- The Washington Times - Monday, March 29, 2010

There are two federal bills about to take effect that clearly show how Congress’ meddling in areas it does not understand can have adverse consequences for America.

On March 16, the Senate unanimously passed a proposal that would more than triple from current standards the number of flight hours a commercial co-pilot must have before he may fly passengers. This may seem like a good thing, but in reality, there will not be enough qualified pilots who possess that experience to meet the demand of the regional airlines.

As a result, there will be a huge deficiency of short-haul flights throughout the country. With fewer flights, the cost of flying will increase dramatically, and more people will be driving, which is far more dangerous. So much for the intent of improving safety.

After next month, when the Passenger Bill of Rights takes effect, there will be many, many cancellations of flights by the major airlines. They will do this to avoid possible extended ground delays. This misguided law will fine the airlines up to “$27,500 per passenger” (yes, you read that right) if the aircraft is delayed on the ground for more than three hours without allowing the passengers to deplane. Rather than take a chance on this outrageous penalty, pilots will taxi back to the gate, even if takeoff is only moments away, rather than be punished soseverelyfor the delay.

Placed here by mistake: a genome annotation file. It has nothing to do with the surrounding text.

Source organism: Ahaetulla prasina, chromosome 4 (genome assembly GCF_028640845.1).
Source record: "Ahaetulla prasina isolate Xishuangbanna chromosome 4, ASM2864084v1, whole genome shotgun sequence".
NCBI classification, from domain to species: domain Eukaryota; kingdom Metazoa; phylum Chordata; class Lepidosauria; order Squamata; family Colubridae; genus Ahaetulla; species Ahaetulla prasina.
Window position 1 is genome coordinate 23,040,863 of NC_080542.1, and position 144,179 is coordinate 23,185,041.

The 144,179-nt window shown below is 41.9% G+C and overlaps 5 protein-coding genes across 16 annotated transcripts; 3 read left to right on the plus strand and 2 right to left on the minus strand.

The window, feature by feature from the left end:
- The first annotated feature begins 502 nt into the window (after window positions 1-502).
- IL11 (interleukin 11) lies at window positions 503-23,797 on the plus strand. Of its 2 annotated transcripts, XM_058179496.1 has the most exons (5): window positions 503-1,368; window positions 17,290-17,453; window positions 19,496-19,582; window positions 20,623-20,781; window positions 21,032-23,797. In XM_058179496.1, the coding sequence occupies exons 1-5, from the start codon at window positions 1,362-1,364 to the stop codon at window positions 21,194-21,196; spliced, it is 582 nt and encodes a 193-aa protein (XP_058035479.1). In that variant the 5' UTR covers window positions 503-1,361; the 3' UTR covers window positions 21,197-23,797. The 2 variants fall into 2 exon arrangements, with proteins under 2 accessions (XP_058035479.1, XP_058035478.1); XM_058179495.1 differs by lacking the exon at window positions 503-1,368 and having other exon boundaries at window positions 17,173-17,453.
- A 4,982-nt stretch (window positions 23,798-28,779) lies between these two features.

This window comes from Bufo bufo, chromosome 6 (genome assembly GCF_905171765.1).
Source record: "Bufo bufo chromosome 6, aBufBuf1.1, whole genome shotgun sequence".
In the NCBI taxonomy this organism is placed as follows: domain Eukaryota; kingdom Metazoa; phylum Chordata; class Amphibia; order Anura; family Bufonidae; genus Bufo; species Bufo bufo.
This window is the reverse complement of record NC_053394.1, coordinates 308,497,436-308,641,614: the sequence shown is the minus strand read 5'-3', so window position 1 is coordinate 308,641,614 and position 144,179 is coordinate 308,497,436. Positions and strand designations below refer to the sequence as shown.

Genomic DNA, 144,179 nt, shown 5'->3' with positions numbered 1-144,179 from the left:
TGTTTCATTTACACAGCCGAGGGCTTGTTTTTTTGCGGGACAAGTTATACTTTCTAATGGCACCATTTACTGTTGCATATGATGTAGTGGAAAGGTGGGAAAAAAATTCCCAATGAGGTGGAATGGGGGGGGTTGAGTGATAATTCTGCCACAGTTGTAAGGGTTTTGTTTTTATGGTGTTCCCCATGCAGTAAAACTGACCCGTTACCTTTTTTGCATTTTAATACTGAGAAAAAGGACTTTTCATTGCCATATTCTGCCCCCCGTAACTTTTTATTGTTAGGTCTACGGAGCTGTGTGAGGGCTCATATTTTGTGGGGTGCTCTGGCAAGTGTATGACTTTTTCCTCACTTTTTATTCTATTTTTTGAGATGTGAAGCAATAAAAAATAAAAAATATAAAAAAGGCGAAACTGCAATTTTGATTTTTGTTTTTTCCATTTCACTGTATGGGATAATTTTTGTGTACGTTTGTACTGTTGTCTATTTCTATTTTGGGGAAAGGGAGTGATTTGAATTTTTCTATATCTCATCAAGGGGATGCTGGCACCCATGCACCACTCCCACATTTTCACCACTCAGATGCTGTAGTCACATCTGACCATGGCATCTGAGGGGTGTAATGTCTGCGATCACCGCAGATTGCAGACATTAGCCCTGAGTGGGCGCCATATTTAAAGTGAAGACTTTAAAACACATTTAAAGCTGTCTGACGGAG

The irony in this is that delays are almost always caused by weather and an antiquated air-traffic-control system run by - you guessed it - the government.

If Congress would stick to what it ought to be doing and stay out of issues like these that it doesn’t understand, our country would be much better off.


Continental Airlines pilot, retired

Midway, Utah

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